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Exp Cell Res. 2007 Aug 15;313(14):3153-65. Epub 2007 Jun 19.

Role of the alpha(1) integrin cytoplasmic tail in the formation of focal complexes, actin organization, and in the control of cell migration.

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Charité-Universitätsmedizin Berlin, Campus Benjamin Franklin, Institut für Biochemie und Molekularbiologie, Arnimallee 22, D-14195 Berlin-Dahlem, Germany.


Integrins play a key role in cellular motility; an essential process for embryonic development and tissue morphogenesis, and also for pathological processes such as tumor cell invasion and metastasis. Recently, we showed that the cytoplasmic tail of integrin alpha(1) regulates the formation of focal complexes, F-actin cytoskeleton reorganization, and migration. We now report that the alpha(1) tail directly engages in collagen IV-mediated migration by regulation of the small GTPase Rac1. Deletion variants of the alpha(1) integrin differ in their ability to activate Rac1. Constitutively active Rac1 rescues motility in otherwise immotile cells expressing a truncated alpha(1) integrin without any cytoplasmic tail. In these cells, levels of GTP-Rac1 are constitutively elevated, but kept non-functional in the cytoplasm. The conserved GFFKR motif is sufficient to convey Rac1 activation, but downregulates the amount of GTP-Rac1 in the absence of the alpha(1)-specific sequence PLKKKMEK. This sequence is also required for the recruitment of PI3K to focal adhesions following Rac1 activation. Our results demonstrate that the short alpha(1) cytoplasmic tail is crucial for Rac1 activation and PI3K localization, which in turn results in cytoskeletal rearrangement and subsequent migration.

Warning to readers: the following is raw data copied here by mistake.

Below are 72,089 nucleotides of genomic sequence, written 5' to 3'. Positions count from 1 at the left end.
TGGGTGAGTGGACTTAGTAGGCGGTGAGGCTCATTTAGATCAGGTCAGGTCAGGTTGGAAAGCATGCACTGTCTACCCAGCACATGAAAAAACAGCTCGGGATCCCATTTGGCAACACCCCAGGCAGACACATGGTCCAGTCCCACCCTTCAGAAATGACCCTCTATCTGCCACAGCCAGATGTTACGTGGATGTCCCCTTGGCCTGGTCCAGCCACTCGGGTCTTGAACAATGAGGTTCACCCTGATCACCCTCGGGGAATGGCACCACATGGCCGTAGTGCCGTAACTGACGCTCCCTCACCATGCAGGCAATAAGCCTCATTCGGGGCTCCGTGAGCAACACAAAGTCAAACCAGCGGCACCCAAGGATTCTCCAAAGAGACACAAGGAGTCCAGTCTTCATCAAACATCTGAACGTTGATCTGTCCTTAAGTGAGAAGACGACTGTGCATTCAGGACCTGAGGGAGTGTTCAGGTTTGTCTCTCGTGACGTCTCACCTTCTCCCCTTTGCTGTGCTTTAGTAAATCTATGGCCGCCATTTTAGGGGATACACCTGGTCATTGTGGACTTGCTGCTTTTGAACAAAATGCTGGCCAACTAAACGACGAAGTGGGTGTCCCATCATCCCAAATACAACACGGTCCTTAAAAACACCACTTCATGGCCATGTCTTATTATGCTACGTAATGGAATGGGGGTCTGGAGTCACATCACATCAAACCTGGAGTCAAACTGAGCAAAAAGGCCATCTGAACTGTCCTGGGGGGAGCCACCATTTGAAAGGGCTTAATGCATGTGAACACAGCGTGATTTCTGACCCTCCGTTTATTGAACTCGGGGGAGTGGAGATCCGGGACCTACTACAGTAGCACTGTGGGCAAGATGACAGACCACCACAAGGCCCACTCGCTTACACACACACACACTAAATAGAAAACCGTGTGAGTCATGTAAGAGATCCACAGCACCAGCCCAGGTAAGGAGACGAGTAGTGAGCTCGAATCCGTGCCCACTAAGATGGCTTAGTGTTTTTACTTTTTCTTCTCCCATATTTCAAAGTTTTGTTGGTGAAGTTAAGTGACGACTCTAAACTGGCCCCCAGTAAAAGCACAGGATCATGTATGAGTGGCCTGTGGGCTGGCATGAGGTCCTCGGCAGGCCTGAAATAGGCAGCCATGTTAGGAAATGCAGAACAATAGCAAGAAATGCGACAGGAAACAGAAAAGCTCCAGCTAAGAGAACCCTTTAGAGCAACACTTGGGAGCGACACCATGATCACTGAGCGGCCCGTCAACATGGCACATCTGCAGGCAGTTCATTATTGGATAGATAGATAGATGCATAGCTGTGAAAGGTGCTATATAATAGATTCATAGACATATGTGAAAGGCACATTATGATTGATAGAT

[Indexed for MEDLINE]

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